Welcome to Tokusatsu Gesundheit, where today we’re continuing our trek through the films of the Heisei Godzilla series by watching 1991’s Godzilla vs. King Ghidorah.
A UFO arrives in Japan arrying a crew of time-travelers from the year 2204. They warn that industrialization and the rise of nuclear power is fated to bring Godzila back to destroy the country in the future, and the Futurians are here to stop it. Recruiting a team of Godzilla experts, they go back to 1944 and move the young Godzillasaurus to a new home out of the path of nuclear testing. But the Futurians plans aren’t what they appear, as evidenced by them leaving their genetically engineered pets The Dorats in Godzillasaurus’ place…
Yet another creatively risky flick in the series, a risk that perhaps didn’t pay off – this film was released in America until 1998 (see below) and, since each succeeding film references it in some way, may have held up the rest of them too. Amusingly, this means that monsters like Spacegodzilla and Mech-King Ghiidorah made their first American appearance in the Trendmasters toyline.
Where can I sell movie posters and memorabilia?
- This is, to date, the only flick in the entire Godzilla franchise where the King of Monsters faces off against King Ghidorah one on one. Everywhere else, one or the other has some allies on their side.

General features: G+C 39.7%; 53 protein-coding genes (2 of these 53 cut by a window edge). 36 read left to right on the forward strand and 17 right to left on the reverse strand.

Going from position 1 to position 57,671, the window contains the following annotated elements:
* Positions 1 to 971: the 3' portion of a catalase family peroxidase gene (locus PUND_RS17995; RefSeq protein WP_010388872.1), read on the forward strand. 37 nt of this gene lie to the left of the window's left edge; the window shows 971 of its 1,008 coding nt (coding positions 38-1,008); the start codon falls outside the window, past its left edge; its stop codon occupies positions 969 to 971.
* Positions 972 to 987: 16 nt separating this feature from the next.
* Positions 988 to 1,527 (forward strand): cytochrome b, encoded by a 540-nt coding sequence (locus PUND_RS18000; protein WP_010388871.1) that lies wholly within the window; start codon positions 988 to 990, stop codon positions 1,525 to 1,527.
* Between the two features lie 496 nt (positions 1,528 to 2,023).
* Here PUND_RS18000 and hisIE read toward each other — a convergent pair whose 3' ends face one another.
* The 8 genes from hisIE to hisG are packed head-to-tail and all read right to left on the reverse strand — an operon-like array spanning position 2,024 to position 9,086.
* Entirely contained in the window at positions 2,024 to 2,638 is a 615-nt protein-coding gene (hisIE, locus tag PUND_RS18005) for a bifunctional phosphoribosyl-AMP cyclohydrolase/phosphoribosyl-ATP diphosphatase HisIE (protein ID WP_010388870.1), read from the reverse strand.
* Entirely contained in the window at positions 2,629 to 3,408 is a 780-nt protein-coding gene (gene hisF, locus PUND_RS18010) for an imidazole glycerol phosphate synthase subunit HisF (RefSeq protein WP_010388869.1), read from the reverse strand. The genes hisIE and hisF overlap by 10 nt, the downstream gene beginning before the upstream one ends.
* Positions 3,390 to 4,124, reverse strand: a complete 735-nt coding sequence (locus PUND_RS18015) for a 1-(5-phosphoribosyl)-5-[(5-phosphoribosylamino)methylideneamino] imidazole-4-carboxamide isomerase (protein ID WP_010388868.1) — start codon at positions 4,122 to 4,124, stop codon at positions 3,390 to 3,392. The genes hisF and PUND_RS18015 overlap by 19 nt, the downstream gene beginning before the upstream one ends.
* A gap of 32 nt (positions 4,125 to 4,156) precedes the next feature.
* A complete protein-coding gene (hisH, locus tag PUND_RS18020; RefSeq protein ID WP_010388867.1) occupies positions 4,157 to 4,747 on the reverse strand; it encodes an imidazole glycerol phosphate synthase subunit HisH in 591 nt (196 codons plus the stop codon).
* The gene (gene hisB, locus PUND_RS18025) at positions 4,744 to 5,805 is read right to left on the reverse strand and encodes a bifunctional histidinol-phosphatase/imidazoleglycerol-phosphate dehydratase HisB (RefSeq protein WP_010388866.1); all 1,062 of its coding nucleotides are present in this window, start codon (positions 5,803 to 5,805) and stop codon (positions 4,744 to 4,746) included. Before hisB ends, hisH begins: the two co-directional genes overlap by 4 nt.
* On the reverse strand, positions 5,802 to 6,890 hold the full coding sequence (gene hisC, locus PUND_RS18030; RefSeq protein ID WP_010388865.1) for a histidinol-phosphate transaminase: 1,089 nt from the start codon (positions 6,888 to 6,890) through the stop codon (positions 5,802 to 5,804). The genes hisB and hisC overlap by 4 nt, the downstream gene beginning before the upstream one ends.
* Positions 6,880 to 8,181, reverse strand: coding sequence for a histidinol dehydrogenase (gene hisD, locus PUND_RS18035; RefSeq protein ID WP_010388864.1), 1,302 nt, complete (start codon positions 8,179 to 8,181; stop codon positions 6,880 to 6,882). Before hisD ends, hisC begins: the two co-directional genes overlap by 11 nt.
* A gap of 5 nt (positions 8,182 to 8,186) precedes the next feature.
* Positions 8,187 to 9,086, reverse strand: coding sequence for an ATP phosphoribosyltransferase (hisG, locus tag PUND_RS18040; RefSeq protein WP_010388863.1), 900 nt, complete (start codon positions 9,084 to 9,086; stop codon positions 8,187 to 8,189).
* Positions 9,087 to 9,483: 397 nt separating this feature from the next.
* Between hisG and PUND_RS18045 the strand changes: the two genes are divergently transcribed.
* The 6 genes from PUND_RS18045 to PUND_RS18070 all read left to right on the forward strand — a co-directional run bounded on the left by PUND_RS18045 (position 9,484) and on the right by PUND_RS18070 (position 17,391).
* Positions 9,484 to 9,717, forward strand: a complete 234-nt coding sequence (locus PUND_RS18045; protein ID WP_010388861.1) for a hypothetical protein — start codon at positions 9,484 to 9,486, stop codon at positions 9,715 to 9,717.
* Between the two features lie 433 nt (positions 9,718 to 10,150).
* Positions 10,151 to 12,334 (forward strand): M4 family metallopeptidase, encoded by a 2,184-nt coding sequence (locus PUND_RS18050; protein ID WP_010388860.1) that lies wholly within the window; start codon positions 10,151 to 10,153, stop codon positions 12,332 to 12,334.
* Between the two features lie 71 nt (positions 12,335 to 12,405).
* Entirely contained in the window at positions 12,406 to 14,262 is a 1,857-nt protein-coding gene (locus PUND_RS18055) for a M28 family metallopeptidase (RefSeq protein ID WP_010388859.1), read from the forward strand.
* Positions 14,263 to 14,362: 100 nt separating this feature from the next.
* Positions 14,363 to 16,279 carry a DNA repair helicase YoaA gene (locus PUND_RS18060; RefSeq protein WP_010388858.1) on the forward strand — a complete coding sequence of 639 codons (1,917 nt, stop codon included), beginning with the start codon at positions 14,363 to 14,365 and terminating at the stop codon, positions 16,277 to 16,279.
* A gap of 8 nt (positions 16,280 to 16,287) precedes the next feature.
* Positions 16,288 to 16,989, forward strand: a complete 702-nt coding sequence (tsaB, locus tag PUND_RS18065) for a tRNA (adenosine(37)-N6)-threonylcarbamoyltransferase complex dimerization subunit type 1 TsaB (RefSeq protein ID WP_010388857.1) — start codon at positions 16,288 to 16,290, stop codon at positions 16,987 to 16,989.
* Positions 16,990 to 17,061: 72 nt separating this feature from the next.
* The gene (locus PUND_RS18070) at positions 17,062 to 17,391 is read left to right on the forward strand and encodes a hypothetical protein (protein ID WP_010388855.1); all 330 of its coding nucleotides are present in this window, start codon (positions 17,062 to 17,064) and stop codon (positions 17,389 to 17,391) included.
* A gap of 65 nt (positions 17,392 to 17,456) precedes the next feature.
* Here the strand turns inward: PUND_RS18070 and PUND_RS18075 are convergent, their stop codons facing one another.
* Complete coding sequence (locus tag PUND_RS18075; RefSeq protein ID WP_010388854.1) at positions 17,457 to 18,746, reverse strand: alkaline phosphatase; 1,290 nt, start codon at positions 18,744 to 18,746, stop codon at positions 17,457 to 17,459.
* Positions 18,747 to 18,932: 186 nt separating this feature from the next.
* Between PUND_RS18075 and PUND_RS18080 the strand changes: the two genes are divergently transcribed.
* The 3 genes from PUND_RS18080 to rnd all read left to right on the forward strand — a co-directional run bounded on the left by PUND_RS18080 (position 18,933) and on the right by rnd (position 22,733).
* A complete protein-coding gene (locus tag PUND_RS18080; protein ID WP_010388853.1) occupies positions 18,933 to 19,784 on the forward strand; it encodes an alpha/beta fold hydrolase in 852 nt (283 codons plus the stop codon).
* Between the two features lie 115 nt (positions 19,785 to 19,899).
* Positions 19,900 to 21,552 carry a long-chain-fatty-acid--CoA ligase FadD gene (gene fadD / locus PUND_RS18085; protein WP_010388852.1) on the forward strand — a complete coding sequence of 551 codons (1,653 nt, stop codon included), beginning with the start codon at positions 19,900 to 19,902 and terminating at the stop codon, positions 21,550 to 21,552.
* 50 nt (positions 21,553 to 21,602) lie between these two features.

- The Futurians’ true goal is to keep Japan from becoming a destructive super power in the future. Its American leader and Russian second-in-command want to destroy Japan entirely, which the Japanese member of their triumvirate isn’t so cool with. This “Anti-American” message is thought to be one of the reasons it took a long time to see U.S. release.
- M11 is the Futurians’ android enforcer. M11 is incredibly dangerous to squishy humans. M11 gets reprogrammed to help the modern Japanese government midway through the movie. M11 is SSS9 levels of awesome.
- Mecha-King Ghidorah is the first, but not last, time that a Kaiju’s corpse is turned into an Anti-Godzilla cyborg.
- Godzilla’s creation is established as an inevitably in the age of nuclear weapons of war, which is an oddly depressing idea that dovetails nicely with the original movie’s message.
This movie is all right by me. On the one hand, I love it when the humans have a plot conflict beyond “survive the monster fights” and “foreign terrorists from two centuries in the future” is a cooler idea than the somewhat genetic alien invaders. On the other hand, the time travel mechanics are spotty at best and King Ghidorah is a step-down form the planet-destroying physical god he began as in the Showa series. Your mileage may vary.
Come Back Next Week for a New Installment of Strange Times & Places!